The ideal tool for extremely delicate finishing work is a pin nailer. Pin nails aren’t often utilized as the main connection for workpieces, unlike other types of nails. Instead, to hold workpieces in position while the glue cures, they are combined with wood glue.
To make a connection that will last, wood glue must be combined with pin nails. Pin nailers work well for fastening objects to surfaces where bigger nails would damage wood:
- Delicate bits of wood
- Intricate or minute trim bits
- Flimsy veneers
- A few DIY projects
DIY experts claim that crown molding may be installed using a pin nailer. Others complain that it is too light. A pin nailer, in my opinion, is too light to be utilized to install crown molding. The crown stapling, which has absolutely nothing to do with crown molding, is another object that causes misunderstanding concerning crown molding. A crown stapler, on the other hand, refers to the kind of fastener it utilizes.
Use of crown staplers. The staples feature two legs that resemble nails and a crown in the center that joins the legs. The most typical use of a crown staple is for upholstery tasks like stapling cloth to a sofa or chair’s wooden frame.
Pin Nailer vs Brad Nailer - What are the differences?
There are several significant distinctions between pin nailer vs brad nailer, but they also have certain features in common. As an example, both of them merely leave a little nail hole after driving a nail into wood. They aren’t often employed to construct anything. They are utilized to do DIY projects, carpentry projects, and home renovation tasks instead.
The kind of nails they utilize, their holding capacity, and the kinds of materials you may combine with them are just a few of the variations between these instruments.
Pin nailers utilize weak, headless nails for their work. Pin nails cannot establish a permanent attachment on their own. To create a lasting bond, pins and wood glue must be used together. The pin nail is being used to temporarily secure the workpiece in the desired location while acting as a clamp to keep it there while the glue cures. The t-shaped head of a brad nail, which has more gripping ability than a pin nail and may create a permanent connection, is a benefit.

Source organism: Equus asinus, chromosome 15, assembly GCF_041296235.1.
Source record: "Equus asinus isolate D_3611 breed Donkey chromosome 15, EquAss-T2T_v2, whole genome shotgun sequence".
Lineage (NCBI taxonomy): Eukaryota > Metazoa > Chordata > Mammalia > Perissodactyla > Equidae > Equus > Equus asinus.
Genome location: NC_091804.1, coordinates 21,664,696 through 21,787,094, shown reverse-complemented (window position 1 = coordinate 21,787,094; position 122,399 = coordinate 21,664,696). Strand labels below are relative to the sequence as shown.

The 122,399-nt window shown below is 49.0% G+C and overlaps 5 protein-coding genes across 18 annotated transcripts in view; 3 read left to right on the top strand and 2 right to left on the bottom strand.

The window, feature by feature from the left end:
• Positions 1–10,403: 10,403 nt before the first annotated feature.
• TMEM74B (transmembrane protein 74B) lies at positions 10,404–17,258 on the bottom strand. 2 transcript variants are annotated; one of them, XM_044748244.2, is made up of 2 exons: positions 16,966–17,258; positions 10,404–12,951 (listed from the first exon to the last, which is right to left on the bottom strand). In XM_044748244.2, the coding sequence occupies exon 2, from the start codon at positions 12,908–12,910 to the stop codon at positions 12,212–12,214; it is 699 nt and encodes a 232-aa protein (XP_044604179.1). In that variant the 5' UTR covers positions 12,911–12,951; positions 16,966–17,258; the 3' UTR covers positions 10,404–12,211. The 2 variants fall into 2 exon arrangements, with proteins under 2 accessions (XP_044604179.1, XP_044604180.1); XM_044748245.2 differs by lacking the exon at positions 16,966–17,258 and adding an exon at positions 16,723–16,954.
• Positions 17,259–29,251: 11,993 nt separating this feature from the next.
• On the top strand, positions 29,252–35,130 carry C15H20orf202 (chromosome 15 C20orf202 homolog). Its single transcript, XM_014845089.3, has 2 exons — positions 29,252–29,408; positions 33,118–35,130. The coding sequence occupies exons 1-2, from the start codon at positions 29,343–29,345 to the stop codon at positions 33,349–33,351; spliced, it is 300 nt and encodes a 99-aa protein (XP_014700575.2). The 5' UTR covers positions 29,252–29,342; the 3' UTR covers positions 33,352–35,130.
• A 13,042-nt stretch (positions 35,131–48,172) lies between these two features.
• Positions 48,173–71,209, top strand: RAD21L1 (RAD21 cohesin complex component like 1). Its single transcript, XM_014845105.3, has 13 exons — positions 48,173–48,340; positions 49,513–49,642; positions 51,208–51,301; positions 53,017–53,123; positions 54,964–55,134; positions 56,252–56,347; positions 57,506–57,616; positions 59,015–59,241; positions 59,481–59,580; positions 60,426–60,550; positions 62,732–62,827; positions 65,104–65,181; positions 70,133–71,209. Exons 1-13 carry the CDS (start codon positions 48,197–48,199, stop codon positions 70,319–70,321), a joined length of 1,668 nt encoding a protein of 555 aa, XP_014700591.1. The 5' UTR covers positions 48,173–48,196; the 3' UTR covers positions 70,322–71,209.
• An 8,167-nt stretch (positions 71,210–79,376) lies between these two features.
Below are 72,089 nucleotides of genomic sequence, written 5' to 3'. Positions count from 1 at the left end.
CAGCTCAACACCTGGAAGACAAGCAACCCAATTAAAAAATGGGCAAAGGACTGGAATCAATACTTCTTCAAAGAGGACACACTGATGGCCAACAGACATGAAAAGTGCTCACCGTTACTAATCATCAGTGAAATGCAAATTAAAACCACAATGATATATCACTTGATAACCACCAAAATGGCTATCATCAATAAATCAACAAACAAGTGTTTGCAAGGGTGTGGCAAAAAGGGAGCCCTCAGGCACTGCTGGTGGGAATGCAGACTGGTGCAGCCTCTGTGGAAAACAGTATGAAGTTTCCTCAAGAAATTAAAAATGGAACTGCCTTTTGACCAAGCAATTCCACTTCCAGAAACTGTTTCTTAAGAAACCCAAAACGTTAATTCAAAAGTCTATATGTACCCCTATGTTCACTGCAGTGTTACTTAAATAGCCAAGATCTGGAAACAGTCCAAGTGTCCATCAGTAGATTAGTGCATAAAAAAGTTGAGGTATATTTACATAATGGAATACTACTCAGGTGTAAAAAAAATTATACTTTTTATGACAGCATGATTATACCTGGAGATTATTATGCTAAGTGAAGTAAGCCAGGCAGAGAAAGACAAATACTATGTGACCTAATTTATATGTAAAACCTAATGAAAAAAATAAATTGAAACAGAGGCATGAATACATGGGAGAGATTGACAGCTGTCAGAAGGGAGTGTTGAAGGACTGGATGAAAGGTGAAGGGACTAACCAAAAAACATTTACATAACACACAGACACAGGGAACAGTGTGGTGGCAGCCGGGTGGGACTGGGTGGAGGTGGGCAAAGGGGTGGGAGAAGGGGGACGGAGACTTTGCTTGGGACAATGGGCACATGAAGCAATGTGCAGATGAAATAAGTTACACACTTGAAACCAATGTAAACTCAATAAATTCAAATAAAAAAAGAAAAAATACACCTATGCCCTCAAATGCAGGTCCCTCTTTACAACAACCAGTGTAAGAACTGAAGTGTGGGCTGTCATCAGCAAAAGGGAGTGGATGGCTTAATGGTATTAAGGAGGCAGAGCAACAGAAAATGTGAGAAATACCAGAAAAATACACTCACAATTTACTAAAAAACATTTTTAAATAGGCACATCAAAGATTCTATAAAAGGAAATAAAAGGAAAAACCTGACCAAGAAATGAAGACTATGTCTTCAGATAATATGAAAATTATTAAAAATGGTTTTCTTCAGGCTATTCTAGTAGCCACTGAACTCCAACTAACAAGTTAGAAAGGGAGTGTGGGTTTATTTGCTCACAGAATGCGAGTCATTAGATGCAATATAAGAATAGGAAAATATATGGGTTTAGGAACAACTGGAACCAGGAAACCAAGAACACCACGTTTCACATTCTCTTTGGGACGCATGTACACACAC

Small headless nails with a diameter akin to a sewing pin are used by pin nailers. The nails used by brad nailers are smaller than pin nails and have a t-shaped head. You don’t need to use wood filler to cover up pin nail holes since they are so little and hardly apparent.
When compared to pin nails, brad nails leave a bigger hole. Brad nail holes, according to some do-it-yourselfers, are hardly apparent and don’t need to be filled. Nevertheless, I frequently cover the nail holes left by brad nails on my crafts since I believe they leave a noticeable mark.
Size and Length of Nails
The size of the nail used by a brad nailer as well as a finish nailer is indeed the main distinction between both. In contrast to brad nailers, pin nailers employ nails that are 23 gauge. The gauge is the number of nails that can fit within an inch. The gauge of a nail increases with its size. A 23-gauge nail, for instance, can accommodate 23 nails per inch. However, you can only accommodate 18 per inch with bigger 18-gauge nails. These tiny gauge nails have the benefit of being driven without breaking the board.
There are various lengths for both pin nails & brad nails. Most pin nailers take nails between 3/8″ and 1″, however, some versions may take up to 2″. 3/8″ to 2″ nails are used by brad nailers.
Type of material
When attaching heavier materials such as plywood or MDF, pin nailer vs brad nailer have trouble using their narrow gauge nails. The best usage for pin nailers is attaching thin materials to furniture, such as veneers and delicate trim. For trim work such as installing ornamental molding on furniture, door stop molding, and shoe molding brad nails are perfect.
Pin Nailer vs Brad Nailer – Frequently Asked Questions
You would likely be better off purchasing a pin nailer vs brad nailer as your first nail gun. These tools will be utilized more often and are far more adaptable. For many years, I went without a pin nailer, and I only just purchased one for a project. A pin nailer, however, is the best option if you want to do a lot of precise trim details!
Can I use Pin Nailers on baseboards?